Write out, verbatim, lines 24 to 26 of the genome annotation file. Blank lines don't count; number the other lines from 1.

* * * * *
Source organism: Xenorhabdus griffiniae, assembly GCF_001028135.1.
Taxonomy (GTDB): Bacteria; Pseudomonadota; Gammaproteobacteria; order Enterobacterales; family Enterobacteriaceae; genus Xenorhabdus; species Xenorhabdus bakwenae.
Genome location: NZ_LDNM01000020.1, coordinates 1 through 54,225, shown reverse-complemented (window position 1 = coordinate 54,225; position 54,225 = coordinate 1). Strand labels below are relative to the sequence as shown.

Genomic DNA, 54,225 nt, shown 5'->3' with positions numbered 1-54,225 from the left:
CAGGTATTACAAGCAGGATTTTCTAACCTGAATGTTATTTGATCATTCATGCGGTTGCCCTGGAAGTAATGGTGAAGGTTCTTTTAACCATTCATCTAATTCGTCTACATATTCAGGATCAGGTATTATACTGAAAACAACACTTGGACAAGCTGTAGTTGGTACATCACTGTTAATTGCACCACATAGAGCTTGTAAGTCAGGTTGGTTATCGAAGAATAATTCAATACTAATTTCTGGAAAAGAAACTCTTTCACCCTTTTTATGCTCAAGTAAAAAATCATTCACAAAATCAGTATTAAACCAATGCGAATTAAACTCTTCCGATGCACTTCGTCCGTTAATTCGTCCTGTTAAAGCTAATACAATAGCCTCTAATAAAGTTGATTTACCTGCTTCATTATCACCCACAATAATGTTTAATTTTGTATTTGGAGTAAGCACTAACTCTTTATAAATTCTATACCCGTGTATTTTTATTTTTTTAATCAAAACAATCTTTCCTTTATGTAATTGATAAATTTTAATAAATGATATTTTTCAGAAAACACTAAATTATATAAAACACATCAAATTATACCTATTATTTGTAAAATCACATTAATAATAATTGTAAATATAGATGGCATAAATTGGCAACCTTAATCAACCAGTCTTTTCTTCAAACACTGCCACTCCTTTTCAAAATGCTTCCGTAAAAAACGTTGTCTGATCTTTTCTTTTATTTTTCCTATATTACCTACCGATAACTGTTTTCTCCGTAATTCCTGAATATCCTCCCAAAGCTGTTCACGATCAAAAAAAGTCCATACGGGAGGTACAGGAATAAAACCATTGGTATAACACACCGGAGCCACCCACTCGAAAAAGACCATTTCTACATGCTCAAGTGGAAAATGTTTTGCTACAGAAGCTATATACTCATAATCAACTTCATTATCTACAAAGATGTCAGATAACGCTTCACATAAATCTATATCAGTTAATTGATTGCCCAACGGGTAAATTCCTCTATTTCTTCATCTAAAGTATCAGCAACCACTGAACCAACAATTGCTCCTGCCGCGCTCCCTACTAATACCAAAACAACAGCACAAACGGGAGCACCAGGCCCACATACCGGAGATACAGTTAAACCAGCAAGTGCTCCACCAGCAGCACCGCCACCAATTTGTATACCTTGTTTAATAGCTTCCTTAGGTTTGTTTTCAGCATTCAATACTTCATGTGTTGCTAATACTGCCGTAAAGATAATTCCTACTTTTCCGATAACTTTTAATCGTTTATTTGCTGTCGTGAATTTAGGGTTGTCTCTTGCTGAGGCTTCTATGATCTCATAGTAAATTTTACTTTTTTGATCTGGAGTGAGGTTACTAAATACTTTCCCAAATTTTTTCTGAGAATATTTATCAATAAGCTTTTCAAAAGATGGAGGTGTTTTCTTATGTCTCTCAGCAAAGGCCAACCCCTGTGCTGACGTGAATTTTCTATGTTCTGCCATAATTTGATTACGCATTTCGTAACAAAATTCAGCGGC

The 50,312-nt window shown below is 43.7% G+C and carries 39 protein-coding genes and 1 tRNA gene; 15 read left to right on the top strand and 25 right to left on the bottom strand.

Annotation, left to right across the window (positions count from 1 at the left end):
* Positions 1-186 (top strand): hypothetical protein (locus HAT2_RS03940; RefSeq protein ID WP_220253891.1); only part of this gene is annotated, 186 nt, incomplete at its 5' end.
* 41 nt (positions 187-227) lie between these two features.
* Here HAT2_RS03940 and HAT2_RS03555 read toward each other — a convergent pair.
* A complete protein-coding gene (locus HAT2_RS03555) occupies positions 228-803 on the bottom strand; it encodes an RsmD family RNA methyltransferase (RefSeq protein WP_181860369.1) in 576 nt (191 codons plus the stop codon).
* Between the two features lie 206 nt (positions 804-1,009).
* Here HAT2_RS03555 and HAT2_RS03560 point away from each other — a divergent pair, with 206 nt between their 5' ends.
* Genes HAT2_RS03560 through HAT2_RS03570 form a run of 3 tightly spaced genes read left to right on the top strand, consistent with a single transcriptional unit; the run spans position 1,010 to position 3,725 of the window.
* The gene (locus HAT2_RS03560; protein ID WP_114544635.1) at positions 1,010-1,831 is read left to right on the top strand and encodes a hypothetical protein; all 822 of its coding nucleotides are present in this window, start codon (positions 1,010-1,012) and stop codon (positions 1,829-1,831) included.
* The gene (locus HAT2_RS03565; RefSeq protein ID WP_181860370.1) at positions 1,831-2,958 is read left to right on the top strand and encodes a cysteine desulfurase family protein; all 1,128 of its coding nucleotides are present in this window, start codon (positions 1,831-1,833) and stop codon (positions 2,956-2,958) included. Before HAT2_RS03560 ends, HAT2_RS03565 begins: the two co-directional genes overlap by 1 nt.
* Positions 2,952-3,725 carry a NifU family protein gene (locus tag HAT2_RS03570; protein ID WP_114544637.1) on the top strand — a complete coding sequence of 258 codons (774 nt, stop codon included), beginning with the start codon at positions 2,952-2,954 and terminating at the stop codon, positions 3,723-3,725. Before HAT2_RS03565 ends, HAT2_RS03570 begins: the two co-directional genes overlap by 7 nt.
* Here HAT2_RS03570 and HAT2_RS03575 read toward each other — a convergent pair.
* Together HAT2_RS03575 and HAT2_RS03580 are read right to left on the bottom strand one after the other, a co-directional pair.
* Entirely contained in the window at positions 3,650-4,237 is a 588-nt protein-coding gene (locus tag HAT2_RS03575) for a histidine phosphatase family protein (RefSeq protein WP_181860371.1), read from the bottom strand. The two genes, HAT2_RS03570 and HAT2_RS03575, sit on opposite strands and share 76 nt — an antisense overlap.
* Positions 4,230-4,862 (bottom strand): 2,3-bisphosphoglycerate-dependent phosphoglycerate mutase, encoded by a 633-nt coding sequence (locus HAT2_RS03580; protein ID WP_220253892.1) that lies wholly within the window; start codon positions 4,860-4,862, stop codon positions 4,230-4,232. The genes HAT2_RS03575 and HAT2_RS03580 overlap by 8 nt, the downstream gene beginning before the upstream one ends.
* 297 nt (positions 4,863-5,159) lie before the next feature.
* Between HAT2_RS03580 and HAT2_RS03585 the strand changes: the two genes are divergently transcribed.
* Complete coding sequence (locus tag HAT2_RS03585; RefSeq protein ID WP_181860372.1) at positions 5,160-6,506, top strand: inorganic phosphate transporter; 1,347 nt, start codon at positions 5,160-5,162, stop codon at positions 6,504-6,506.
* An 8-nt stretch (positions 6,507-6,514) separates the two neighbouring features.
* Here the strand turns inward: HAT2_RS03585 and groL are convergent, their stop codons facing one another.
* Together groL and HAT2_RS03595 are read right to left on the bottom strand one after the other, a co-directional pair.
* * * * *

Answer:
* Complete coding sequence (locus tag HAT2_RS03585; RefSeq protein ID WP_181860372.1) at positions 5,160-6,506, top strand: inorganic phosphate transporter; 1,347 nt, start codon at positions 5,160-5,162, stop codon at positions 6,504-6,506.
* An 8-nt stretch (positions 6,507-6,514) separates the two neighbouring features.
* Here the strand turns inward: HAT2_RS03585 and groL are convergent, their stop codons facing one another.